Does an exercise bike tone your stomach?
Exercise bikes are very effective at toning your stomach. When you look at a cyclist, it might seem like all the action is coming from their legs. This is kind of true. What it misses, however, is that the abdominals (and lower back muscles) are keeping everything together. They might not be doing a lot of visible movement, but they’re definitely still working.back to menu ↑
Does an exercise bike tone your glutes?
Exercise bikes are great for sculpting your booty. In cycling, the power of the down-pedal comes from your glutes down through your leg and into the pedal. All the muscles on this path help to power the bike. The glutes, however, are the biggest muscles, so they take on most of the load.back to menu ↑
Does an exercise bike make your legs bigger?
In all seriousness, that depends on your legs. If you have skinny legs, then cycling will certainly put a bit of muscle on them. If, however, you’re carrying fat in your legs, then cycling will help you get rid of it. You’ll build muscle instead, but overall your legs will probably be slimmer.
If your legs are about right for your overall body proportions, then they may get a bit bigger with cycling. They may not. There is absolutely no chance whatsoever of them bulking up the way they do with strength-training/body-building. Even Olympic cyclists are nowhere near as muscular as athletes in true strength-based sports.back to menu ↑
Are exercise bikes hard on your joints?
This is a slightly tricky question. Exercise bikes are zero-impact. This makes them a lot easier on your joints than treadmills. At the same time, they do engage your joints. That said, it’s hard to think of an item of exercise equipment that doesn’t.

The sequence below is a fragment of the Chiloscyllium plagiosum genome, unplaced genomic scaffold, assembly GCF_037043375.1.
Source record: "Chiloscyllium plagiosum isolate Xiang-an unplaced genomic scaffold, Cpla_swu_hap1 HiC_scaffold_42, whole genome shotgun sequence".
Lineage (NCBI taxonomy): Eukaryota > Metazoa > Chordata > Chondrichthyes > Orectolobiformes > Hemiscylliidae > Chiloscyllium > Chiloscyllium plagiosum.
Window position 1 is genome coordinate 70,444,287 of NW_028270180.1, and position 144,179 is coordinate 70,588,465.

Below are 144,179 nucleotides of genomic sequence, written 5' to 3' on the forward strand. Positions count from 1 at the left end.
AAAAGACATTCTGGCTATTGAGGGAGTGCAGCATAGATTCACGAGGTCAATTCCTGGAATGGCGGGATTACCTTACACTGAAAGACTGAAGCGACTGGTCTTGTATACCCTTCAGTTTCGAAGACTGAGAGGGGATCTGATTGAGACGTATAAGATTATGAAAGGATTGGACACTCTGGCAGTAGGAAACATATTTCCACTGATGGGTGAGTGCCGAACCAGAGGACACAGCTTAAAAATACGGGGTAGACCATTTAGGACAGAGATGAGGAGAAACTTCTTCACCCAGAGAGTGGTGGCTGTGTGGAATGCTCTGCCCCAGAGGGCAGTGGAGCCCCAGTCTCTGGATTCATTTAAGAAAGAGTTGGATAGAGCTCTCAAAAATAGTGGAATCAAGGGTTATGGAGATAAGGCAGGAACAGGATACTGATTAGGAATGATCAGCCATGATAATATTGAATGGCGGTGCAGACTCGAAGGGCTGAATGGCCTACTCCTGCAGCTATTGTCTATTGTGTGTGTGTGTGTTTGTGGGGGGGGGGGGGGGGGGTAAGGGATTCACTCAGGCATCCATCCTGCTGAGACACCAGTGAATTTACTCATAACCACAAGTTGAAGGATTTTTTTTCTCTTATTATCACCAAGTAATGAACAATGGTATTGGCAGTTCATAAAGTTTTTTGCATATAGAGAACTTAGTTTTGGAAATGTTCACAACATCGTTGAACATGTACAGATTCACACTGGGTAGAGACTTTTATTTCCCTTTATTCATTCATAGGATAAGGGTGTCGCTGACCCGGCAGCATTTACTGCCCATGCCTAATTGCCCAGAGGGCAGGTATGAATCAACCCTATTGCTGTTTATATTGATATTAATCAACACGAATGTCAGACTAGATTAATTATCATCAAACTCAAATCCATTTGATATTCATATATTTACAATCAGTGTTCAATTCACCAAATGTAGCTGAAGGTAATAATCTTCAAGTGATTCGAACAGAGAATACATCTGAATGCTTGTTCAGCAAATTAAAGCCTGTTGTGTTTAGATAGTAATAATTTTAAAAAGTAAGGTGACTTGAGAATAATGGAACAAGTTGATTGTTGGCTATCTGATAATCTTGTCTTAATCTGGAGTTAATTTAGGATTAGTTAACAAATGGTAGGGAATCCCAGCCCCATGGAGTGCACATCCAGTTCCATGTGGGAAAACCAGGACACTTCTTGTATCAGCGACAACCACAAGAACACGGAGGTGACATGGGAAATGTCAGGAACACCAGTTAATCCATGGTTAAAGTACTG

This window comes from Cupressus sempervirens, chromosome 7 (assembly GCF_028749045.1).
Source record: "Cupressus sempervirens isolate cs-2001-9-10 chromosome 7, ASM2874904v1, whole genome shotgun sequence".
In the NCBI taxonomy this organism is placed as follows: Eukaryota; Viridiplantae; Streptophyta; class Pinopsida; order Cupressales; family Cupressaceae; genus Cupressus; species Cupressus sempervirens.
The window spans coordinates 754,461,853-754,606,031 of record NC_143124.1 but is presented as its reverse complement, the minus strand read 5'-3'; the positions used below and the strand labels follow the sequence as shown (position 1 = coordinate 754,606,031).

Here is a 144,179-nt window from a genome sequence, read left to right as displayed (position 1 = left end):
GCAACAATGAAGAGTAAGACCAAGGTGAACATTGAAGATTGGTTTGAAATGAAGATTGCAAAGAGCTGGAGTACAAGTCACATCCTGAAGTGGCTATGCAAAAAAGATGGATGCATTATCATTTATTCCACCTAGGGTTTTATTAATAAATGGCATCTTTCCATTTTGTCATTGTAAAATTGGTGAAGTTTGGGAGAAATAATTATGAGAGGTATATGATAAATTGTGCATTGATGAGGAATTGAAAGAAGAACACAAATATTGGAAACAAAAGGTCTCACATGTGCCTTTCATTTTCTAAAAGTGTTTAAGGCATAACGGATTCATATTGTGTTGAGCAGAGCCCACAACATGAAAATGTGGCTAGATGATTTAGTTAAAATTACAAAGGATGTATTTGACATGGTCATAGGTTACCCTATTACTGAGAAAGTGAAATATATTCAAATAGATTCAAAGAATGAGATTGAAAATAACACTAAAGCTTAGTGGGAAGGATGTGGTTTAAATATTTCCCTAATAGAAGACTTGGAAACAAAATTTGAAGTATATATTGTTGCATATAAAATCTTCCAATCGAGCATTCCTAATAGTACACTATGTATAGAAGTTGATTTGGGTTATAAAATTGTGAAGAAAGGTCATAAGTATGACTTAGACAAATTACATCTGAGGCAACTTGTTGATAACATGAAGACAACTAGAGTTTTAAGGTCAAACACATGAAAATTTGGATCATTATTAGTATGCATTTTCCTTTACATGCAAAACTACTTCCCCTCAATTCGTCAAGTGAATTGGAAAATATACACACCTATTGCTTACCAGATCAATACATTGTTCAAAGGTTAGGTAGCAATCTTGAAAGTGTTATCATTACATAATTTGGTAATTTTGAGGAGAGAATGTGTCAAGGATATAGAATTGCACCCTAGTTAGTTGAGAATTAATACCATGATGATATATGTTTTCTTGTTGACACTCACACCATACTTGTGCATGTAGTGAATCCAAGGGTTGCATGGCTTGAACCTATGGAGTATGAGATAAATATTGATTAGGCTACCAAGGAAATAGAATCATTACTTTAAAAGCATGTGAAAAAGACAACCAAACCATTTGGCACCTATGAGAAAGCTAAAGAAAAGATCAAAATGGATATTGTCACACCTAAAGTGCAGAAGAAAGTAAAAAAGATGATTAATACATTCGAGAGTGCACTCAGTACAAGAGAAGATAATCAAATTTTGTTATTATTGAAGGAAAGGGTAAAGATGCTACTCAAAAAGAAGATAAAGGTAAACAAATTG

In simple terms, if you have serious joint issues, then really the only safe form of exercise for you could be swimming. If you have moderate joint issues, then an exercise bike would probably be a safe enough choice for you. If you wanted to play it really safe, you could go for a recumbent.
As always, if you have any medical questions or concerns, take them to the professionals. Your doctor is the best person to advise what forms of exercise are and are not a good choice for you.back to menu ↑
Are exercise bikes good for rehabilitation?
Exercise bikes are often recommended for rehabilitation. In simple terms, burning fat in a low-impact way is generally one of the biggest favours you can do for your body. If you’re looking at rehabilitation for an older person, then you may want to look specifically at a mini-exercise bike. These are very compact, light and affordable, but still offer a decent workout.back to menu ↑
Who do exercise bikes suit and why?
Exercise bikes suit people who essentially want “small space cardio”. Exercise bikes take up little space. They’re easy to store. Possibly most importantly of all, they’re super-quiet. As a bonus, exercise bikes also do a great job of toning the core and lower-body muscles.
An exercise bike may not be for you if you want an all-in-one full-body workout. In that case, you’ll probably want a cross-trainer (aka an elliptical trainer), a stair climber or a rowing machine. Be aware, however, that cross-trainers are relatively bulky and harder to store. Stair climbers and rowing machines are more compact, but they can become monotonous to use.
Last but not least, exercise bikes aren’t for you if you really want to focus on strength training. They will build muscle, but not like working out with weights. That said, if you’re into weights, doing some light cycling on your rest days can be a great way to get some cardio into your life.back to menu ↑
Exercise bikes - Pros and Cons
Great for working out in small spaces
Plenty of cardio, tones a lot of muscles
Lots of video workouts and classes available
Much better at working out the lower body than the upper body